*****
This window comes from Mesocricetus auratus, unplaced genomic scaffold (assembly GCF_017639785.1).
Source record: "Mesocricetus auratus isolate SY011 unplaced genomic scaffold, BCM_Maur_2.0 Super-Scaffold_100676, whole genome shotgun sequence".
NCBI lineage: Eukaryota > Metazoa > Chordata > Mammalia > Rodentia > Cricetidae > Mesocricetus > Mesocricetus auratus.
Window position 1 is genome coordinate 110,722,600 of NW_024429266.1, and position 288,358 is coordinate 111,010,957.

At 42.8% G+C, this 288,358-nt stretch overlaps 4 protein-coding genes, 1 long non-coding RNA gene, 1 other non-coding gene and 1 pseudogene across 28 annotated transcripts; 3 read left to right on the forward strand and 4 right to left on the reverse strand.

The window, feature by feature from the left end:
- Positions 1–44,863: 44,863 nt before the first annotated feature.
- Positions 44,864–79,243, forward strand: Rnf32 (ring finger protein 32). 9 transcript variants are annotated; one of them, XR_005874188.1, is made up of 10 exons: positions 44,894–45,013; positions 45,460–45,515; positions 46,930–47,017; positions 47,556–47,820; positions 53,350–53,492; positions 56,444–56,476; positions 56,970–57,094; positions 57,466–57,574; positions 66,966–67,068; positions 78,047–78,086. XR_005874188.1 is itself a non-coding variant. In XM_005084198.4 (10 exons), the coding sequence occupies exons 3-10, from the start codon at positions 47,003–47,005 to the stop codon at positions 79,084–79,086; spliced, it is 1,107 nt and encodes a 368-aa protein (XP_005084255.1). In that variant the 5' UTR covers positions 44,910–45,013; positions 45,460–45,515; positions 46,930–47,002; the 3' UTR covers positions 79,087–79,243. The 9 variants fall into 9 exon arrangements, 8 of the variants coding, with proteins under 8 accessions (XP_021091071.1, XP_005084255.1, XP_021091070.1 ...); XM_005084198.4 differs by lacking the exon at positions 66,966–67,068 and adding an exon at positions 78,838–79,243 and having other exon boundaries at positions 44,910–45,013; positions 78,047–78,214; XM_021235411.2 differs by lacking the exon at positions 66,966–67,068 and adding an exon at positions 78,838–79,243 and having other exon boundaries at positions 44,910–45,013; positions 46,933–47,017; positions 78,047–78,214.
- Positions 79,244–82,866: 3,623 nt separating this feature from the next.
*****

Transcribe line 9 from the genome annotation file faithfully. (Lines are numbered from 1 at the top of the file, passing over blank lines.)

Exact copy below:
- Positions 79,244–82,866: 3,623 nt separating this feature from the next.